Mountain Man and I crossed the Utah-Colorado border on January 12th, 2016 at 7:23 AM. We stayed in Colorado until the 18th of January, but my most developmentally pertinent experiences occurred during the first few days of our visit.
The first important experience happened on the 12th. We skied Vail that day. I had been so excited to see the mountain through his eyes; I had fancied that it’d be like getting a private tour of Disneyland under the guide of Walt Disney himself.
But Mountain Man had other plans, of course: upon our arrival at the bottom of the lift, Mountain Man curtly announced that he’d be skiing alone today so that he could “get the full Vail experience.”
I wasn’t sure what that meant, but I was crushed. I was also exhausted from our trip thus far, sleep-deprived, hungry, and feeling the altitude. So, I snapped. I screeched at him and he screeched back at me and we caused quite the spectacle. It was pathetic. I think we both cried. The war ended in stalemate, at which point Mountain Man did some kind of fancy 180-degree turn on his skis and the next thing I knew, he was on the lift, heading up the mountain.
I went back to the lodge. I sat down and, between sniffles, tried to get a hold of one of my parents in the hope that they’d lend an ear while I vented about my stupid boyfriend. The cell reception was poor, though, and it was a Tuesday, anyways, so my parents were at work and thus wouldn’t have been able to chat for long even if my calls had gone through. So, I gave up and began to mentally run through my options. They were looking pretty slim, and I was about to settle on a day of drinking alone, when my eyes finally focused on the sign that had been right in front of me since I sat down: “Lessons.” I was sitting right in front of the ski-lesson desk. A glance up at the prices set me to sniffling all over again, though, and it caught the attention of the girl behind the counter. She asked if she could help me with anything. Sensing opportunity, I dramatically dropped my face into my hands and sobbed. She quickly came around the counter and asked what was wrong. I said:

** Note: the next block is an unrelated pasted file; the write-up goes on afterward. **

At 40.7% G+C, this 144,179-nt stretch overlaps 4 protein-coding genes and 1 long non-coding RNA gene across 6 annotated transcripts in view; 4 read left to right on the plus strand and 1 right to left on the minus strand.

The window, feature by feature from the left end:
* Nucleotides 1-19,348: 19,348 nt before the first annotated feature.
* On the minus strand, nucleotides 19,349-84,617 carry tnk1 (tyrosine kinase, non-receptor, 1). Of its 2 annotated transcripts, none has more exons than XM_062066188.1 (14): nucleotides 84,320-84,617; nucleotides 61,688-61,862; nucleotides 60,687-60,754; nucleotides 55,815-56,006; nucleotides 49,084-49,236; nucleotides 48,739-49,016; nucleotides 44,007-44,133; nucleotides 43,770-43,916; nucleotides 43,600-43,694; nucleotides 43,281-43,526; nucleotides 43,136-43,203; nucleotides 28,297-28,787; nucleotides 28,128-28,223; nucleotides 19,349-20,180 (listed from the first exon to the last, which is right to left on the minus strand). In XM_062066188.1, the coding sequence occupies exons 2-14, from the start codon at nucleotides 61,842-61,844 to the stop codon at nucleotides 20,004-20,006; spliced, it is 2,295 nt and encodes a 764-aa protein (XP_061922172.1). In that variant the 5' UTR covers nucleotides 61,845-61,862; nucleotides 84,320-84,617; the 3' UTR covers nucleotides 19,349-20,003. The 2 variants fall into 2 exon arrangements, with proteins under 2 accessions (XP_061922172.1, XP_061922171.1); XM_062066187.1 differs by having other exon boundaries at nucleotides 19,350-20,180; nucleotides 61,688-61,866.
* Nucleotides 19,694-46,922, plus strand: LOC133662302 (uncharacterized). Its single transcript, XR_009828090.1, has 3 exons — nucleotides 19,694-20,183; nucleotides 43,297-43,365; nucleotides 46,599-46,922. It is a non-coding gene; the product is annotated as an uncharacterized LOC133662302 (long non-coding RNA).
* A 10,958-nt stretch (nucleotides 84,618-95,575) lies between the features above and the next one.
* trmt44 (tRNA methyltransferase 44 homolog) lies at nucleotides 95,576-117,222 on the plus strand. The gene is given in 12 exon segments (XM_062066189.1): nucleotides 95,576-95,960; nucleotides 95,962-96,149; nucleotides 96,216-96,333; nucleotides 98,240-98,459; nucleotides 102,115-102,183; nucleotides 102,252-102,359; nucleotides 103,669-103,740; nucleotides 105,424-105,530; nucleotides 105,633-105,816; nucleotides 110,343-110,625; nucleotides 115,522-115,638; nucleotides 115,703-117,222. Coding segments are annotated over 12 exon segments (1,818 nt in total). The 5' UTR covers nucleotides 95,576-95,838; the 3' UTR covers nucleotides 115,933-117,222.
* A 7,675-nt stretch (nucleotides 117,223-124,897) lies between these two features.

After listening to me blubber on for a minute, she said that she might have an idea and to wait right there and she’d be right back. She then hurried behind the counter and disappeared through a doorway beyond. In a moment, she returned with a middle-aged man in tow. He wore a red-and-black suit with a white cross on the breast—a ski patroller?
The man introduced himself, but I don’t remember his name. I do remember that he once coached a group of Olympic skiers, and that his daughter was about my age and on the Vail ski team. He was done with all of that now, though; hence, the ski patrol get-up. The man then asked me to repeat my sob story, which I did with all the same fanfare, and when I finished, he smiled kindly and said, “Why don’t you go get your skis back on? I’ll meet you out front.”
What ensued made me cry all over again, but this time, for joy. This man, out of the kindness of his heart, gave me a free, private ski lesson. He taught me how to turn in powder, how to turn on groomers, what to do when you hit an unexpected patch of ice, how to maneuver through the trees, how to go off jumps without eating shit, and even showed me around the mountain a little bit. What he did for me was probably closer to getting a tour of Disneyland from Walt Disney than anything Mountain Man would’ve done for me. I even got to meet the guy’s daughter afterwards, who did a few runs with me and gave me a few more pointers from a different perspective. They treated me to hot chocolate at the lodge afterwards, and as we sat around the fire, sipping our drinks, they almost convinced me to move to Vail and join the ski team. But, the magic was cut short when Mountain Man showed up and dragged me away, ranting about how he was done skiing for the day because a part of his binding had broken off and he would need to get it to the shop before they closed.
I don’t remember what became of Mountain Man’s binding, but that’s probably because I was still processing the earlier part of my day. That free lesson had instilled a self-confidence and definite hope for my future as a skier—two things that Mountain Man had yet to offer me.
We drove that night to Breckenridge, where we would spend the next three nights, and where I would have the most meaningful Colorado experience of all. But I’ve written enough for one post; next week, I’ll tell you about my time in Breck.